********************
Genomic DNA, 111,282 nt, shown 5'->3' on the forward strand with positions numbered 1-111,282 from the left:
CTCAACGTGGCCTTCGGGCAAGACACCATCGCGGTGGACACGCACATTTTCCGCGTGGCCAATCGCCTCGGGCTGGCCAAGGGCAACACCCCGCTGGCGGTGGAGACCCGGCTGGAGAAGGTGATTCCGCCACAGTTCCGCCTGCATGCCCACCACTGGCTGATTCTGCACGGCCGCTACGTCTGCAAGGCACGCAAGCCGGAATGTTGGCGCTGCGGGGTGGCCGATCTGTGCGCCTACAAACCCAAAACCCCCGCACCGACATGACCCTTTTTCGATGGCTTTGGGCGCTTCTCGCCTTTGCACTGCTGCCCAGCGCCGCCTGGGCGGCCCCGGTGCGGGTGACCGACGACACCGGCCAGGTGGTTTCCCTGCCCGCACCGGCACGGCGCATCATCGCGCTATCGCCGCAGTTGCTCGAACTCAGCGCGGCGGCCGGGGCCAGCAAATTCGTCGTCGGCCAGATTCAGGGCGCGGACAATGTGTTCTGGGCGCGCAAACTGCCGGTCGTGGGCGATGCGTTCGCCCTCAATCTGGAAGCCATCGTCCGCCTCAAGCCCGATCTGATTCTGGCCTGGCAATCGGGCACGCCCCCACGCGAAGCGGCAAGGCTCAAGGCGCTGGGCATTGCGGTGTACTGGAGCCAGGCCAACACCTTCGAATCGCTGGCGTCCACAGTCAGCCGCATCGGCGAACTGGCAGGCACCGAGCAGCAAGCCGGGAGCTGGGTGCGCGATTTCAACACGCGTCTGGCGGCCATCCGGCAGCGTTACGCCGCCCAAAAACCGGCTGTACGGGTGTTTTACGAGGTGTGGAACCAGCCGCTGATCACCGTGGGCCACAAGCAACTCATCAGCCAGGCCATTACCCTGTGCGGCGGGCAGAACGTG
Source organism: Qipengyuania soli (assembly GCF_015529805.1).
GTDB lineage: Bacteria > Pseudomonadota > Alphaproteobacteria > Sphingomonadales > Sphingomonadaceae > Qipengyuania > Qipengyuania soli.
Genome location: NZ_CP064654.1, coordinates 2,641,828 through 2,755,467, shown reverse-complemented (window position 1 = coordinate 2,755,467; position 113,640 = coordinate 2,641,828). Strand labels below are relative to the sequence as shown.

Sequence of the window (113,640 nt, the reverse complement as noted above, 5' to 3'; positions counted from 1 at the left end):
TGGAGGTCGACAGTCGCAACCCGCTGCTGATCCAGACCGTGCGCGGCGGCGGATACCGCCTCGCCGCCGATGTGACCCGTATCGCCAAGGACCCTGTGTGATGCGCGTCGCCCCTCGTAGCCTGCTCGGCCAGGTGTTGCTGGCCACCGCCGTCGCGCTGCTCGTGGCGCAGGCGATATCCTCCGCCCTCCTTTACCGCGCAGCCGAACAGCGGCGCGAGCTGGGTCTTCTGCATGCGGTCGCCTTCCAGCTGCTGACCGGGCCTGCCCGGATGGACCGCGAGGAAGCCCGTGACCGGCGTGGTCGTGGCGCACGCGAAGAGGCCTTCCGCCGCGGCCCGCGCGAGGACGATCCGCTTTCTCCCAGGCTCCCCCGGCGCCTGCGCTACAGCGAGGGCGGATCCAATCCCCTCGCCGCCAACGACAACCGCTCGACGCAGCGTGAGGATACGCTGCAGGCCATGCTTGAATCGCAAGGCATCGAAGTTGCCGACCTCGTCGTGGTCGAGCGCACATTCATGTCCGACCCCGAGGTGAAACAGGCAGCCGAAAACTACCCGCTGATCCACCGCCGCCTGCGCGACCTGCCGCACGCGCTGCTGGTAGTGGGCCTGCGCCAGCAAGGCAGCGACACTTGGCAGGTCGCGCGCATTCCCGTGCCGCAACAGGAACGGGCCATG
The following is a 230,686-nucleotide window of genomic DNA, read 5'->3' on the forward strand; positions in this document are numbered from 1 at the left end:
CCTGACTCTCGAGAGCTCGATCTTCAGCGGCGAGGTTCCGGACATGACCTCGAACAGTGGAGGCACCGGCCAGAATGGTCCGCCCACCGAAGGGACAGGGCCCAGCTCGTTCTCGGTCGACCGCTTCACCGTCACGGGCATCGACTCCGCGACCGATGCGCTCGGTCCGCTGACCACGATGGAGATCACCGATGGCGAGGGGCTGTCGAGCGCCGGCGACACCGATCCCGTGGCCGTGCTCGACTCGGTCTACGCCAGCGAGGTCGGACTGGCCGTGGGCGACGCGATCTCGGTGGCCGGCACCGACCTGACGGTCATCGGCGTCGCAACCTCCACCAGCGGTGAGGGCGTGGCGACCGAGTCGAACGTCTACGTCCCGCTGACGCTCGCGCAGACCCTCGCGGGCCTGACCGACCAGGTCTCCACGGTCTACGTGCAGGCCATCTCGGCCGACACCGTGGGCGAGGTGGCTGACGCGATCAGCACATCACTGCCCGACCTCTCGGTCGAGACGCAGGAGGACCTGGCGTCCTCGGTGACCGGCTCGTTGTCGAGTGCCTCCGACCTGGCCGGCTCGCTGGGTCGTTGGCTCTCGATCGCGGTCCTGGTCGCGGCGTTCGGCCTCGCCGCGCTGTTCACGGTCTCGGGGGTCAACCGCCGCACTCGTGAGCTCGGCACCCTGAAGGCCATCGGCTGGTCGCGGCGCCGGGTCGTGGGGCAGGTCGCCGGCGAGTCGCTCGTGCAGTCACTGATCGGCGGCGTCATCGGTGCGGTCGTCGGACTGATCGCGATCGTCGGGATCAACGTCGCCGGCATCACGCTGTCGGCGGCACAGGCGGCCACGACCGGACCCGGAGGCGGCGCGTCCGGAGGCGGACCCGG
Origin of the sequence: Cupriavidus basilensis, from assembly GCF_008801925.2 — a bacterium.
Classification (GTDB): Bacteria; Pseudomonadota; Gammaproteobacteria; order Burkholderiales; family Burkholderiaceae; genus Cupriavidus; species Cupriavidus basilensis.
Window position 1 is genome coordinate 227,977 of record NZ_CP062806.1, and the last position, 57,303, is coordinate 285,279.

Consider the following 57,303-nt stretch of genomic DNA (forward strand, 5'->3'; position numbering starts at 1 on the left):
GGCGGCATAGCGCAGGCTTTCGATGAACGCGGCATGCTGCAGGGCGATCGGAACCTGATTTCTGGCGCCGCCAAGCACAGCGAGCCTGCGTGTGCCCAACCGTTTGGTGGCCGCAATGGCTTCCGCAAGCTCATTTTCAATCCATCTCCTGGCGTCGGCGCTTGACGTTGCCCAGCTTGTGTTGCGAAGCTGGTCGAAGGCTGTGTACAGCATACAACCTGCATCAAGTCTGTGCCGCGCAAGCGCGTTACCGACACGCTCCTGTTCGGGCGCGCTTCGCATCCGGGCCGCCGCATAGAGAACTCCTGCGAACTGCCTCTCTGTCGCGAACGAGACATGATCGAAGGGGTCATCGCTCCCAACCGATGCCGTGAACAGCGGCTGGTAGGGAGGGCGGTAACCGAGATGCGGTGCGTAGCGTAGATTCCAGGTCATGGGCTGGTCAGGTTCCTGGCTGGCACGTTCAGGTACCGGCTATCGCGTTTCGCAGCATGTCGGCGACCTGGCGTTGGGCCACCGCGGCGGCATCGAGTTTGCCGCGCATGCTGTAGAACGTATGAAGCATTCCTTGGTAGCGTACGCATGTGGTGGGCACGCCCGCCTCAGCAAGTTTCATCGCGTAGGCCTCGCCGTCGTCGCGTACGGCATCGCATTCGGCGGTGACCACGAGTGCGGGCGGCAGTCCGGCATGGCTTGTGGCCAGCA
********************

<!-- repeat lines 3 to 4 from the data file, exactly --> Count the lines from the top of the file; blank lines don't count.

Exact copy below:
Source organism: Qipengyuania soli (assembly GCF_015529805.1).
GTDB lineage: Bacteria > Pseudomonadota > Alphaproteobacteria > Sphingomonadales > Sphingomonadaceae > Qipengyuania > Qipengyuania soli.